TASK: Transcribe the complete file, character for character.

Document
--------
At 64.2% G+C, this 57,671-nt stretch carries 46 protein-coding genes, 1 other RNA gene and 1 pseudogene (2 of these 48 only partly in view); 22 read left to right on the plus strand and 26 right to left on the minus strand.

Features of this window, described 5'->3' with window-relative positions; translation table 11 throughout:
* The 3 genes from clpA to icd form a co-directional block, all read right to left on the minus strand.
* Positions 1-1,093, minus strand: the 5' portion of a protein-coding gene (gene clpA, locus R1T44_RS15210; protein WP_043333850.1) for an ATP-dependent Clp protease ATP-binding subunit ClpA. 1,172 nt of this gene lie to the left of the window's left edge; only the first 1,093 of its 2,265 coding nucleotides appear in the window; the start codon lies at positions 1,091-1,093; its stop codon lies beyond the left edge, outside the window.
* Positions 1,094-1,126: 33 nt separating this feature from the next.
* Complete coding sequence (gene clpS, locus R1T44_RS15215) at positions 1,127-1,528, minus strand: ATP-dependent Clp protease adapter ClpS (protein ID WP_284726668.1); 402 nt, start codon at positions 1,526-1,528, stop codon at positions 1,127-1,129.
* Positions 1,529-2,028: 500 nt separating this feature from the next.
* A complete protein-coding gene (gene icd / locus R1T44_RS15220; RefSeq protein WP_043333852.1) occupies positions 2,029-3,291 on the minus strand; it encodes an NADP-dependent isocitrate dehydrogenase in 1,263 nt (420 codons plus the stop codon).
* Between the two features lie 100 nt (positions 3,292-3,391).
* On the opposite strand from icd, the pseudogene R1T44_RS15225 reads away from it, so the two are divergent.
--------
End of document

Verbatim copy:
At 64.2% G+C, this 57,671-nt stretch carries 46 protein-coding genes, 1 other RNA gene and 1 pseudogene (2 of these 48 only partly in view); 22 read left to right on the plus strand and 26 right to left on the minus strand.

Features of this window, described 5'->3' with window-relative positions; translation table 11 throughout:
* The 3 genes from clpA to icd form a co-directional block, all read right to left on the minus strand.
* Positions 1-1,093, minus strand: the 5' portion of a protein-coding gene (gene clpA, locus R1T44_RS15210; protein WP_043333850.1) for an ATP-dependent Clp protease ATP-binding subunit ClpA. 1,172 nt of this gene lie to the left of the window's left edge; only the first 1,093 of its 2,265 coding nucleotides appear in the window; the start codon lies at positions 1,091-1,093; its stop codon lies beyond the left edge, outside the window.
* Positions 1,094-1,126: 33 nt separating this feature from the next.
* Complete coding sequence (gene clpS, locus R1T44_RS15215) at positions 1,127-1,528, minus strand: ATP-dependent Clp protease adapter ClpS (protein ID WP_284726668.1); 402 nt, start codon at positions 1,526-1,528, stop codon at positions 1,127-1,129.
* Positions 1,529-2,028: 500 nt separating this feature from the next.
* A complete protein-coding gene (gene icd / locus R1T44_RS15220; RefSeq protein WP_043333852.1) occupies positions 2,029-3,291 on the minus strand; it encodes an NADP-dependent isocitrate dehydrogenase in 1,263 nt (420 codons plus the stop codon).
* Between the two features lie 100 nt (positions 3,292-3,391).
* On the opposite strand from icd, the pseudogene R1T44_RS15225 reads away from it, so the two are divergent.